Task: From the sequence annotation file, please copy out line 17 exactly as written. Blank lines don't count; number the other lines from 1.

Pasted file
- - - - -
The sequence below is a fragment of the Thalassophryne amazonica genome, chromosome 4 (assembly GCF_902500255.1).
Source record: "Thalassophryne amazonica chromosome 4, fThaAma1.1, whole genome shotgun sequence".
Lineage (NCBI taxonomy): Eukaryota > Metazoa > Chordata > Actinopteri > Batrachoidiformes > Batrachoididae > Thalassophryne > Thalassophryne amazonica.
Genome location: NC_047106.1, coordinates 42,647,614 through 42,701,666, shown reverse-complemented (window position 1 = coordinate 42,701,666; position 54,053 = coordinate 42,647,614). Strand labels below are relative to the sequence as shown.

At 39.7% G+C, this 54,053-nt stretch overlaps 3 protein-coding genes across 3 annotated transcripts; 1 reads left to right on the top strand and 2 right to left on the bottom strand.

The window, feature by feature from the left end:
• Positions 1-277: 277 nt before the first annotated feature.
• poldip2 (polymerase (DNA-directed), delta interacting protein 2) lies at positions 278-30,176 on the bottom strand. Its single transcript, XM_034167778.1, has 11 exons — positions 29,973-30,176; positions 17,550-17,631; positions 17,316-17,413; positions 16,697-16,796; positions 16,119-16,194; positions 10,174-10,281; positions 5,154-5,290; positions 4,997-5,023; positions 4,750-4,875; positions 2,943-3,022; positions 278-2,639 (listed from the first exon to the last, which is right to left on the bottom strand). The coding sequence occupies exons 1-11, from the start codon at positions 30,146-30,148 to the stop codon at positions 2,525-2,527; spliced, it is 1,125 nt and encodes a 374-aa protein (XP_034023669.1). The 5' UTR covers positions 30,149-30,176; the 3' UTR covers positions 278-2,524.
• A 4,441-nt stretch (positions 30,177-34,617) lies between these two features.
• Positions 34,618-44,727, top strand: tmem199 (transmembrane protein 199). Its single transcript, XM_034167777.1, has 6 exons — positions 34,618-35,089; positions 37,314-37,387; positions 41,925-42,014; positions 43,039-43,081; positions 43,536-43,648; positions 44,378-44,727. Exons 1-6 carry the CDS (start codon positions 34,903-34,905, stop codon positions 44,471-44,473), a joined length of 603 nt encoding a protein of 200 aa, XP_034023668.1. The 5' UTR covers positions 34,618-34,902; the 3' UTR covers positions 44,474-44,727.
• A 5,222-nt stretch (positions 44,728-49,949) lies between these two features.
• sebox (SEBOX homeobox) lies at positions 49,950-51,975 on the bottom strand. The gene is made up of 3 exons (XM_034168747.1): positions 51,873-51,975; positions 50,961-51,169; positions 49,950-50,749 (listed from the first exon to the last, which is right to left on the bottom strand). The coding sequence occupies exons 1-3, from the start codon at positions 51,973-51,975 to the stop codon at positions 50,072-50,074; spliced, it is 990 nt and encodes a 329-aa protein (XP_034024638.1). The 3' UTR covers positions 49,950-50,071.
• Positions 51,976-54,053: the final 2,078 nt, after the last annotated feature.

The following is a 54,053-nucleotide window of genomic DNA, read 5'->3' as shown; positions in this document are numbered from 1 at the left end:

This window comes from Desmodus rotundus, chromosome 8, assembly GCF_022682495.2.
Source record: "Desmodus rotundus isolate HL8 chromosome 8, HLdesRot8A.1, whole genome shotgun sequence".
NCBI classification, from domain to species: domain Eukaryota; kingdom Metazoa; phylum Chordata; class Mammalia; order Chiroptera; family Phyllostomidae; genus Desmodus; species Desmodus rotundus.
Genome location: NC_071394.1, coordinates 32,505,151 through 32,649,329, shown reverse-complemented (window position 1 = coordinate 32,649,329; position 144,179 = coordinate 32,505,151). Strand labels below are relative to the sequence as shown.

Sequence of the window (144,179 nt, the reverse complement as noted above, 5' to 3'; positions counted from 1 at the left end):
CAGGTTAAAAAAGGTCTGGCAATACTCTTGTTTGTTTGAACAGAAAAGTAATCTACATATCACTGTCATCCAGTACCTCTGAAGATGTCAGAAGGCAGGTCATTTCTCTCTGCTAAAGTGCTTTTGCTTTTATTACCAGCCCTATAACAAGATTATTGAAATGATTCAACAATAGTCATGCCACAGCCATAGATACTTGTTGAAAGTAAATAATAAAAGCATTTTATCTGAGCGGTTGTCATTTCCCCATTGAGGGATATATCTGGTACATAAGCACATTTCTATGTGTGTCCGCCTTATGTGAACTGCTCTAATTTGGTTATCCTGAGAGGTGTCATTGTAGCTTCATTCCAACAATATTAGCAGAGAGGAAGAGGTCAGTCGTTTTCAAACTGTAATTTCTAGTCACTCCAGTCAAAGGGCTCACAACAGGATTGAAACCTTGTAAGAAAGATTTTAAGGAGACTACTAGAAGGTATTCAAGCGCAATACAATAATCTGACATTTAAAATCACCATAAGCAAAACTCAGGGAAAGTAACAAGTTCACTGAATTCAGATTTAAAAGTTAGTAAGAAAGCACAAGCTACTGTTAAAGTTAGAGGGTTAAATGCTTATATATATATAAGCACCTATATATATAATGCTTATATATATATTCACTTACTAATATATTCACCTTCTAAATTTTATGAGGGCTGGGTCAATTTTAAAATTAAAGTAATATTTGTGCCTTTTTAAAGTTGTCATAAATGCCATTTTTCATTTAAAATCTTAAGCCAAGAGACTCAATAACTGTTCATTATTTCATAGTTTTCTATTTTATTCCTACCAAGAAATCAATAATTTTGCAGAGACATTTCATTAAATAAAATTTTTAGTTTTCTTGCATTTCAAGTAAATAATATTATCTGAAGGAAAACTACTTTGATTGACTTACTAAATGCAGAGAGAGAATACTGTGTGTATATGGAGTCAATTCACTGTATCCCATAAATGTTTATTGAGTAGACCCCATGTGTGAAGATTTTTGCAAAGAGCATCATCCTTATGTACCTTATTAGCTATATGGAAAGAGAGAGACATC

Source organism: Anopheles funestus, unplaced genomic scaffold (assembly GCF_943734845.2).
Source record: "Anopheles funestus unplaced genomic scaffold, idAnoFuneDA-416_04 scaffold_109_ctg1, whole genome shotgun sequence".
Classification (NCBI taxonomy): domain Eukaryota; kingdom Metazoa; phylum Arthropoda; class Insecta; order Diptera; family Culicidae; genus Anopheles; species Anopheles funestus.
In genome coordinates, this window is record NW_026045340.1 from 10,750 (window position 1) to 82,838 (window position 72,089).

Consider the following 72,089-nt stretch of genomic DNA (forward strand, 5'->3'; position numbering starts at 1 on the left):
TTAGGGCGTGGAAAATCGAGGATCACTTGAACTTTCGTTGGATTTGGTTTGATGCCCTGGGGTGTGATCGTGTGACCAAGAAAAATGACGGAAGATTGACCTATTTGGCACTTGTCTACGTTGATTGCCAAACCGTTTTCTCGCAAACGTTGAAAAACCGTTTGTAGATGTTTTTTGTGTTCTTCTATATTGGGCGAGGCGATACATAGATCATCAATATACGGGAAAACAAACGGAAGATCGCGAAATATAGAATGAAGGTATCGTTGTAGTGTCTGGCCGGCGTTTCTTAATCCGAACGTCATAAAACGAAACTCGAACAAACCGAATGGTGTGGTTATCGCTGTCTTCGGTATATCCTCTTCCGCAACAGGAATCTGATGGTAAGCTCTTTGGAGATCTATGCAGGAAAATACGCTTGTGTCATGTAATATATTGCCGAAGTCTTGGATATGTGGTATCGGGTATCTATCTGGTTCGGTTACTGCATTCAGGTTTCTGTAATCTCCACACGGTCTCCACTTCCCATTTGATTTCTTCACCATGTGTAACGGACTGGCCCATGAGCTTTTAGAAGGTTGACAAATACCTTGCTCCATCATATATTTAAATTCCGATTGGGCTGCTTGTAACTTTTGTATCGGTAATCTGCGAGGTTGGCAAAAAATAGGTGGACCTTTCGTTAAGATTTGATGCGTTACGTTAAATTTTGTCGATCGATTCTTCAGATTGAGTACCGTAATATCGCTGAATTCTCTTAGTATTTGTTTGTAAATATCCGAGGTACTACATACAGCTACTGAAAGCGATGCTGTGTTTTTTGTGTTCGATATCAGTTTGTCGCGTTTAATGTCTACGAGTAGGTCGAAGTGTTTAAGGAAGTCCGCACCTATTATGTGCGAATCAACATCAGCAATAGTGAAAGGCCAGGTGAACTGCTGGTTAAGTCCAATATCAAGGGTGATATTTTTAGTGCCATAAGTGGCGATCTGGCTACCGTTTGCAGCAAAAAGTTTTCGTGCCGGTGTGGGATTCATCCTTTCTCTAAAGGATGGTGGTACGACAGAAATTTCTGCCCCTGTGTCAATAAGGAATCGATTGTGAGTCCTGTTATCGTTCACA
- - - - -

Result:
NCBI classification, from domain to species: domain Eukaryota; kingdom Metazoa; phylum Chordata; class Mammalia; order Chiroptera; family Phyllostomidae; genus Desmodus; species Desmodus rotundus.